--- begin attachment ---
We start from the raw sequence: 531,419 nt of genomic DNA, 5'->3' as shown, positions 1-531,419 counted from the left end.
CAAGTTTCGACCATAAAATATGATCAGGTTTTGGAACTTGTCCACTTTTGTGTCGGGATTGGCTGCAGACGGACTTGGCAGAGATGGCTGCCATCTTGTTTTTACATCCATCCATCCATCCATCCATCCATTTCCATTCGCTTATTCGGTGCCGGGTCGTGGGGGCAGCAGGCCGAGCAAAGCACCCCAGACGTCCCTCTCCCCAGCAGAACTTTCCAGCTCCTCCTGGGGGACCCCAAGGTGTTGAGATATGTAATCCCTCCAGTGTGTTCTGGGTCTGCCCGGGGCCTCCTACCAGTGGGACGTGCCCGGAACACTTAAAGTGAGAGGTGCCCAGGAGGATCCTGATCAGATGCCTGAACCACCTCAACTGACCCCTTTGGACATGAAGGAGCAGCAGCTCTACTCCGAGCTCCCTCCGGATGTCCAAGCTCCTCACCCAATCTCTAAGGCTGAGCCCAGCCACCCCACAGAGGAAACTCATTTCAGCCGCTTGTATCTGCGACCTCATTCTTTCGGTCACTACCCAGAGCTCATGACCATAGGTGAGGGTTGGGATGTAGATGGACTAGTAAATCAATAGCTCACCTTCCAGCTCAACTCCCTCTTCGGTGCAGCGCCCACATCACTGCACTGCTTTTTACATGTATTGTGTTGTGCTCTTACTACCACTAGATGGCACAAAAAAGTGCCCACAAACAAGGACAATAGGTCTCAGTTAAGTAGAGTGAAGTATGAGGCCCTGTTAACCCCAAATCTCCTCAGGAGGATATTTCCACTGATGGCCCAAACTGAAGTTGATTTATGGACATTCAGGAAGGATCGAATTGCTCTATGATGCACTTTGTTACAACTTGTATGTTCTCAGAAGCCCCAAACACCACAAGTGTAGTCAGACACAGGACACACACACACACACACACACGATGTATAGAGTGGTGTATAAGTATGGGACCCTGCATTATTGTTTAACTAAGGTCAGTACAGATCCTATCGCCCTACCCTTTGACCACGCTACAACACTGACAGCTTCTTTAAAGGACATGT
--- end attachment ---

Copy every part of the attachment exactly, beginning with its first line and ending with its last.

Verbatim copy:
We start from the raw sequence: 531,419 nt of genomic DNA, 5'->3' as shown, positions 1-531,419 counted from the left end.
CAAGTTTCGACCATAAAATATGATCAGGTTTTGGAACTTGTCCACTTTTGTGTCGGGATTGGCTGCAGACGGACTTGGCAGAGATGGCTGCCATCTTGTTTTTACATCCATCCATCCATCCATCCATCCATTTCCATTCGCTTATTCGGTGCCGGGTCGTGGGGGCAGCAGGCCGAGCAAAGCACCCCAGACGTCCCTCTCCCCAGCAGAACTTTCCAGCTCCTCCTGGGGGACCCCAAGGTGTTGAGATATGTAATCCCTCCAGTGTGTTCTGGGTCTGCCCGGGGCCTCCTACCAGTGGGACGTGCCCGGAACACTTAAAGTGAGAGGTGCCCAGGAGGATCCTGATCAGATGCCTGAACCACCTCAACTGACCCCTTTGGACATGAAGGAGCAGCAGCTCTACTCCGAGCTCCCTCCGGATGTCCAAGCTCCTCACCCAATCTCTAAGGCTGAGCCCAGCCACCCCACAGAGGAAACTCATTTCAGCCGCTTGTATCTGCGACCTCATTCTTTCGGTCACTACCCAGAGCTCATGACCATAGGTGAGGGTTGGGATGTAGATGGACTAGTAAATCAATAGCTCACCTTCCAGCTCAACTCCCTCTTCGGTGCAGCGCCCACATCACTGCACTGCTTTTTACATGTATTGTGTTGTGCTCTTACTACCACTAGATGGCACAAAAAAGTGCCCACAAACAAGGACAATAGGTCTCAGTTAAGTAGAGTGAAGTATGAGGCCCTGTTAACCCCAAATCTCCTCAGGAGGATATTTCCACTGATGGCCCAAACTGAAGTTGATTTATGGACATTCAGGAAGGATCGAATTGCTCTATGATGCACTTTGTTACAACTTGTATGTTCTCAGAAGCCCCAAACACCACAAGTGTAGTCAGACACAGGACACACACACACACACACACACGATGTATAGAGTGGTGTATAAGTATGGGACCCTGCATTATTGTTTAACTAAGGTCAGTACAGATCCTATCGCCCTACCCTTTGACCACGCTACAACACTGACAGCTTCTTTAAAGGACATGT